Ben McCallum's Blog

Dissecting ASP.NET MVC3, CSS3, HTML5, jQuery and a whole lot of other things ending with numbers…

Archive for the category “ASP.NET”

How to have multiple MVC websites under a single Go Daddy hosting account

The other day I decided to expand my repertoire of domain names and make some new websites. Namely, benmccallum.net and Halo Game Finder. My plan was to host them on my existing hosting plan with GoDaddy and after reading some documentation  it seemed this would be possible on my single “Deluxe Windows Hosting” plan. But for some reason I couldn’t get my new domains to serve any content, not even a simple index.html file with some test text in it.

I’ll walk you through the steps and then show you where I had issues.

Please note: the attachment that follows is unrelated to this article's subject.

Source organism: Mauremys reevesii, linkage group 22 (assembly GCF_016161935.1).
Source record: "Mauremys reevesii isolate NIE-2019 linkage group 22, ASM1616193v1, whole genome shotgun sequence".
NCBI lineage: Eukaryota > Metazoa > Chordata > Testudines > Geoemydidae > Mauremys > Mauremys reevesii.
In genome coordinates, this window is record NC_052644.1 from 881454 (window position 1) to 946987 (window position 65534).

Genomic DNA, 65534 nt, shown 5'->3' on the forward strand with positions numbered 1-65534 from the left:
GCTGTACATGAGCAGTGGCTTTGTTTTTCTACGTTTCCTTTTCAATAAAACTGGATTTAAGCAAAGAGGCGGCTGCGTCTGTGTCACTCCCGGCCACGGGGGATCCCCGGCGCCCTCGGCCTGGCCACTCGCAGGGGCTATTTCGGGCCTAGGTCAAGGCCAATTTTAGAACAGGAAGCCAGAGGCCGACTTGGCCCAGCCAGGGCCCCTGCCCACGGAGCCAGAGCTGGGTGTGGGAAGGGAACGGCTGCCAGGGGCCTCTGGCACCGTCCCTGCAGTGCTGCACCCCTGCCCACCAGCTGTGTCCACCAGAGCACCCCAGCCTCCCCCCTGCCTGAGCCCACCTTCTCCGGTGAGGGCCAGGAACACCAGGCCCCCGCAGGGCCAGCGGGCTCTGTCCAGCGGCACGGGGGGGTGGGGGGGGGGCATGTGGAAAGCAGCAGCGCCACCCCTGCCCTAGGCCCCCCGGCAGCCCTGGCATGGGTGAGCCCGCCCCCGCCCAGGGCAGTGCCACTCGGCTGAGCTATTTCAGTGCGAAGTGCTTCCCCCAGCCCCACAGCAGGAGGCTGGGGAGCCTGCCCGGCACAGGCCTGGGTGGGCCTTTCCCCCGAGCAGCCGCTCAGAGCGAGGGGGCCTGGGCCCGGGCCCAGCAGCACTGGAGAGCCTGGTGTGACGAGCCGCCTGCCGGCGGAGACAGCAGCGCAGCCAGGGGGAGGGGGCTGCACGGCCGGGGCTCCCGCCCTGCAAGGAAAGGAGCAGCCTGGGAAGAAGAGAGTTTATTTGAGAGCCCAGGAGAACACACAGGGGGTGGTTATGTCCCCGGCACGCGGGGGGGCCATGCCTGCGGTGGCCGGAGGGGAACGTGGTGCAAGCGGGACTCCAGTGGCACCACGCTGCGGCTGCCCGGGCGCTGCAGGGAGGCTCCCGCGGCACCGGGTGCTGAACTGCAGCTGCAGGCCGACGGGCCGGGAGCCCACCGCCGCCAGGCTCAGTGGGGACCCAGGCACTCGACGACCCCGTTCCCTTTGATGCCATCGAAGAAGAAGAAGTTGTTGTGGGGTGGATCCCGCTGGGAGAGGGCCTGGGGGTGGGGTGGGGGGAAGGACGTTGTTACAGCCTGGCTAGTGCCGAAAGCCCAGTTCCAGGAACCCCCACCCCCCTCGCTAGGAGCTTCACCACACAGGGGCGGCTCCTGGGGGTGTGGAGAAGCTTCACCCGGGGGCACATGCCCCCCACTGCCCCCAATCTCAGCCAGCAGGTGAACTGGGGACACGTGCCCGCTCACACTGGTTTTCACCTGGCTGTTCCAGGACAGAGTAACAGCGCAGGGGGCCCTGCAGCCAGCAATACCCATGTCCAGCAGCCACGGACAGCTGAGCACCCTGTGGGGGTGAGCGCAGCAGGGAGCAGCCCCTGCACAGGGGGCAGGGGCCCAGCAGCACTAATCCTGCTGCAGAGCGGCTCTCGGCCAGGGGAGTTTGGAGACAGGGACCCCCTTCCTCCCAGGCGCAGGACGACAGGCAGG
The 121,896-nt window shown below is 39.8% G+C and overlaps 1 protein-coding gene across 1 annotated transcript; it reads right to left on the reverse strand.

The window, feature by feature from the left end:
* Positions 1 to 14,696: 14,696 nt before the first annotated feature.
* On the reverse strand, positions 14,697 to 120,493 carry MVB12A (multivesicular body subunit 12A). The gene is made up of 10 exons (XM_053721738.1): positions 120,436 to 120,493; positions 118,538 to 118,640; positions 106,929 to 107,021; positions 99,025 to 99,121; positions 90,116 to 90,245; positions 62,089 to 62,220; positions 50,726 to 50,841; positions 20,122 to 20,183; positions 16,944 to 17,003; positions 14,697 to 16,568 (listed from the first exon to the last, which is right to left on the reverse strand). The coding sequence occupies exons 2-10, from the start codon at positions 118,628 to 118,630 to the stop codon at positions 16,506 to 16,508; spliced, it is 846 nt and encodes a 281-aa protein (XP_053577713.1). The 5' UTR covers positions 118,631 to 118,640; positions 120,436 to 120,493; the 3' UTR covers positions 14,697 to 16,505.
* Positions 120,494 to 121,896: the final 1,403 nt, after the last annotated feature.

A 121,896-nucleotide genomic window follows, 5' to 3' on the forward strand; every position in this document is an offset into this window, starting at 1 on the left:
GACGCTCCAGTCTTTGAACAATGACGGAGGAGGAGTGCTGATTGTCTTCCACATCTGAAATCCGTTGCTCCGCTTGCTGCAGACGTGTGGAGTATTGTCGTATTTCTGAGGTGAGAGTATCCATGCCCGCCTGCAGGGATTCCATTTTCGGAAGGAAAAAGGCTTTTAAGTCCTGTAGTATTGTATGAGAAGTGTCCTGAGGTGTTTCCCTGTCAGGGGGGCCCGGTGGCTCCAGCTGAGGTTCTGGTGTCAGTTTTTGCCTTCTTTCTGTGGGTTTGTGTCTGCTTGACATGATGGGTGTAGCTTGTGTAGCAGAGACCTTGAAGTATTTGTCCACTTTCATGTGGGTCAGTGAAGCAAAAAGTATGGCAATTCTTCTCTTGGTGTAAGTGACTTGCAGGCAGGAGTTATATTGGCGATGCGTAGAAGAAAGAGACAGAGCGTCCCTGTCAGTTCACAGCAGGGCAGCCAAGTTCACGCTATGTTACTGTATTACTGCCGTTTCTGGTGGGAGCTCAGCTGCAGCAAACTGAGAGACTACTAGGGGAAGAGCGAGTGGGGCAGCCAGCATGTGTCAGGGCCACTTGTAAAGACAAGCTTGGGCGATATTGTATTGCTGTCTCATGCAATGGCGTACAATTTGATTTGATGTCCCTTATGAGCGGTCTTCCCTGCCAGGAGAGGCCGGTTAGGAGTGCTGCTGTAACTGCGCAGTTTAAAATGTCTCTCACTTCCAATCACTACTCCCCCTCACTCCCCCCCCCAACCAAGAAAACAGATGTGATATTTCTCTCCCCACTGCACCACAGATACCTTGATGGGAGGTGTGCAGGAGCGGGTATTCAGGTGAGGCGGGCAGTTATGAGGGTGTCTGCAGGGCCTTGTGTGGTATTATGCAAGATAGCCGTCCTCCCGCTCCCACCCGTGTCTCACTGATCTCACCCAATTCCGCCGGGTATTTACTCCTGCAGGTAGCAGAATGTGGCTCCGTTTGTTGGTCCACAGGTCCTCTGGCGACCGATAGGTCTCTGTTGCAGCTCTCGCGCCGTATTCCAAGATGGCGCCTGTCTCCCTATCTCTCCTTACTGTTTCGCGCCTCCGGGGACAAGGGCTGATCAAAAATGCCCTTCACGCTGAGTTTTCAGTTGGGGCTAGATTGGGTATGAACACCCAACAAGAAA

1. Buy the domain names with GoDaddy. 
  2. Add them to your hosting account.
    Go to your hosting control center and under the Domains tab add your new domains.
    When you add a new domain you simply point the URL to a particular folder within your hosting filesystem. Note: If that folder doesn’t exist already, one will be made for you.

    Since I already had a primary domain name I currently had something like this:
    http://reach4urphone.com —> /
    In other words, my primary domain was pointing to the root of my hosting filesystem.

    Any additional domains are then simply subfolders within the root. After adding my new domains I had:
    http://reach4urphone.com —> /
    http://halogamefinder.com —> /halogamefinder.com   (a directory sitting under root)
    http://benmccallum.net —> /benmccallum.net                (another directory sitting under root)
    Feel free to name these folder however you like but it’s convention/best practise from my experience to name them according to their domain name.

  3. Upload the content of your new websites into their associated subfolders
  4. Test your websites…